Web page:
Gender Gap in STEM Field


    In Context

    • The United Nations has highlighted the need for inclusive technology and digital education to narrow the Gender gap in the domains of Science, Technology, Engineering and Mathematics – collectively termed the STEM fields.


    • Science, Technology, Engineering and Mathematics – collectively termed the STEM fields – continue to be dominated by men. 
    • Given the pervasive influence of STEM fields in modern life, women’s underrepresentation in these fields poses a major challenge.
    • Recently, International Women’s Day 2023 (IWD) was commemorated under the theme “DigitALL: Innovation and technology for gender equality”.

    Gender Gap in STEM Field

    • Global Scenario: 
      • Globally, 18 percent of girls in higher-level education are pursuing STEM studies, compared with 35 percent of boys.
      • Even within the STEM fields, there lies a gender divide, with similar numbers of boys and girls pursuing natural sciences while far more boys looked to engineering, manufacturing and construction.
      • The United Nations Educational, Scientific and Cultural Organization (UNESCO) estimates that 41 percent of women in developing countries are illiterate, compared with 20 percent of men.
    • Indian Scenario:
      • In India, the enrolment of girls in engineering programmes is significantly lower when compared to their male counterparts. 
      • According to data from the All India Survey of Higher Education for 2020-2021, the overall in UG, PG, MPhil and PhD engineering programmes, the total enrolment is 36,86,291 where 71 percent of enrolled students were males and 29 percent were females.
      • However, of all students enrolled in the STEM field, women at 53 percent of enrolment outnumbered men and some increases have been witnessed of late. These gains, though, don’t necessarily mean there will also be an increase in employment, because of multiple factors.

    Reasons for Gender Gap

    • Societal attitudes: Though the presence of existing resources such as mentors and programmes offering scholarships, the general societal attitudes on women’s education do not encourage families to invest in it as much as they do for boys. 
      • For example: Stereotypical gender roles like women work as housewives.
    • Gender bias in curricula:  For instance, in India, more than 50 per cent of illustrations in math and science textbooks in primary show boys and only 6 percent show illustrations of girls.
      • In the UK, over a quarter of girls say they have been put off a career in tech as it is too male-dominated and only 22 per cent can name a famous female working in the field.
    • Discrimination in employment: Women continue to face the same kind of discrimination at work as they face in society.
    • Timing in a scientists’ career: The prime time for a scientist in his/her career is also the time when women usually get married or have children. This puts a lag on their career. Even a six months delay in research in science, particularly experimental work, implies that your work gets left behind and your career suffers.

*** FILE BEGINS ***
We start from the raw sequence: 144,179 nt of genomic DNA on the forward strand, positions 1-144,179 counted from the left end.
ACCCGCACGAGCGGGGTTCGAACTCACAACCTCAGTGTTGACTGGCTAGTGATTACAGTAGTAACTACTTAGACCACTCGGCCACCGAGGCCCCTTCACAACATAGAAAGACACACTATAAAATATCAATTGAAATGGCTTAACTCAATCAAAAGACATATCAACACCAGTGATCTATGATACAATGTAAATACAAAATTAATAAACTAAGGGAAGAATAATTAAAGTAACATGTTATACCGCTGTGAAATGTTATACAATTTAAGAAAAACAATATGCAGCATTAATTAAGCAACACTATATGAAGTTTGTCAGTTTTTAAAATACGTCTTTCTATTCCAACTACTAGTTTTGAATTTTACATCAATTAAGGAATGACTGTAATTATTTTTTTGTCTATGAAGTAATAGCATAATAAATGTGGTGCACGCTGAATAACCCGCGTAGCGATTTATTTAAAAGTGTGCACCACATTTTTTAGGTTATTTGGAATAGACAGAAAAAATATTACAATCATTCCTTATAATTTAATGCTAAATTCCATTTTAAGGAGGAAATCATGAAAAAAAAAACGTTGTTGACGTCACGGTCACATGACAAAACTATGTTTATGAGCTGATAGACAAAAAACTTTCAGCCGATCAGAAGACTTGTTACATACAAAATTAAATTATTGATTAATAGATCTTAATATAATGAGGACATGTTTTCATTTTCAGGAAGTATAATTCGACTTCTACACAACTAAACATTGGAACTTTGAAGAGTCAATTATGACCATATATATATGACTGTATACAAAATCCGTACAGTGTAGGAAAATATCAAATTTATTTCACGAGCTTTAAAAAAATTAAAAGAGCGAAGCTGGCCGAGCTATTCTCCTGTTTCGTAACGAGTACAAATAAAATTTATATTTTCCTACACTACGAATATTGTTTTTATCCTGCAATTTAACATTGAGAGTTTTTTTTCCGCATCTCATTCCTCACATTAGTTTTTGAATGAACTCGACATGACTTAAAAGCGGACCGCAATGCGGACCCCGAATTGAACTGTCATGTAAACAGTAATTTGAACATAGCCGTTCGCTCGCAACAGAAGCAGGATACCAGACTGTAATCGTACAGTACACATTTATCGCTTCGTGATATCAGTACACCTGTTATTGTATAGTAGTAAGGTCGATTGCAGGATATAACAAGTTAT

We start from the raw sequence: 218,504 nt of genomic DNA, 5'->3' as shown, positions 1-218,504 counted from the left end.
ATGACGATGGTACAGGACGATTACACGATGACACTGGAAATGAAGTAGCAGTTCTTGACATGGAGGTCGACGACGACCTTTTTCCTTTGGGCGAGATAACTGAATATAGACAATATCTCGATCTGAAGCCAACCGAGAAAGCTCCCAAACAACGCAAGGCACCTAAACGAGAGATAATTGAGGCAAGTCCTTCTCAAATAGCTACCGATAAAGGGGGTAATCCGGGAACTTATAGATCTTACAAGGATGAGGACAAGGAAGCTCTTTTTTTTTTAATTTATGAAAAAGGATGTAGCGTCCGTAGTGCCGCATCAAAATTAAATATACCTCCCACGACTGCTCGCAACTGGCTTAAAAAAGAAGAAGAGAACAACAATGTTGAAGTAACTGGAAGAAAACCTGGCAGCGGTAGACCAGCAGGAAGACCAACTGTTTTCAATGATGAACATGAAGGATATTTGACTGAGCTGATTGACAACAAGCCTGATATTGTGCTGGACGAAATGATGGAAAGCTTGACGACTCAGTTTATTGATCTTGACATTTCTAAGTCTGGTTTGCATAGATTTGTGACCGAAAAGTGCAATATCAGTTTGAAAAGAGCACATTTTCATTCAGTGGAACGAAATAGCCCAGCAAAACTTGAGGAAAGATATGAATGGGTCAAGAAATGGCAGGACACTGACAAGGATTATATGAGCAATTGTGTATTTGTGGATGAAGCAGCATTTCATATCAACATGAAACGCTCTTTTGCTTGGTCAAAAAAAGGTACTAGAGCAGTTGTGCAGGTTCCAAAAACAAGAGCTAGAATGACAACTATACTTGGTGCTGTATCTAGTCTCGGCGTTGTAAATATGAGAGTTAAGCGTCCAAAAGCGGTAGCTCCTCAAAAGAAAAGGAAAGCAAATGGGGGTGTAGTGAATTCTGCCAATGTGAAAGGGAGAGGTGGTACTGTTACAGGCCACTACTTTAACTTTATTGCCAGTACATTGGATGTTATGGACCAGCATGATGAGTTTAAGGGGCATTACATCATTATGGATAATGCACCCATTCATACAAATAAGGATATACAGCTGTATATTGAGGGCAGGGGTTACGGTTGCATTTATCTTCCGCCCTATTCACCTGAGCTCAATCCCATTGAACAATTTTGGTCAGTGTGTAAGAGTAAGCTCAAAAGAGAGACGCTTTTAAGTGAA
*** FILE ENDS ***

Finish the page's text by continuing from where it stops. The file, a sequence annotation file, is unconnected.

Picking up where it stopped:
• Lack of STEM Institutions: STEM institutions and colleges dosent’s established in the nearby area.
    • Cascading impact: Lack of women in STEM to inspire other girls.

    Government Initiatives

    The government has implemented a slew of measures to encourage women in science. Some include:

    • Gender Advancement for Transforming Institutions (GATI): It is a pilot project under the Department of Science and Technology to promote gender equity in science and technology. In the first phase of GATI, 30 educational and research institutes have been selected by DST, with a focus on women’s participation in leadership roles, faculty, and the number of women students and researchers. 
    • Knowledge Involvement in Research Advancement through Nurturing (KIRAN): It is a plan under the Department of Science and Technology to encourage women scientists and also prevent women scientists from giving up research due to family reasons. 
    • SERB-POWER (Promoting Opportunities for Women in Exploratory Research): SERB – POWER provides structured support in research to ensure equal access and weighted opportunities for Indian women scientists engaged in R&D activities.
    • Consolidation of University Research through Innovation and Excellence in Women Universities (CURIE) Programme: Only women Universities are being supported for the development of research infrastructure and the creation of state-of-the-art research laboratories to enhance women’s participation in the S & T domain.
    • Vigyan Jyoti Scheme: It encourages girl students of Class 9 to 12 to pursue education and career in S&T, particularly in the areas where women are underrepresented.
    • National Award for woman scientist: To recognize the contribution of women scientists in the field of Earth System Sciences, Ministry of Earth Sciences has initiated a special award called “National Award for woman scientist” which is conferred to one-woman scientist each year on the Foundation Day.
    • Setting up of creches: Some institutions are setting up creches so that the scientist mothers can carry on with their research work uninterrupted. 

    Way Ahead

    • Need for societal change: Societal systems and biological asymmetry, family upbringings have cultivated a mindset in children, especially among girls who feel that they are not up to it.
    • Flexibility on worker’s part: Circumstances should be created to make working easier for a woman in the STEM field in particular and the rest of the field in general. Providing Menstrual leaves & creche facilities would be a good step in this regard.
    • Other reforms: Like Return-to-work programmes for women, closing the pay gap, initiating a well-planned role model for STEM programmes.

    Source: IE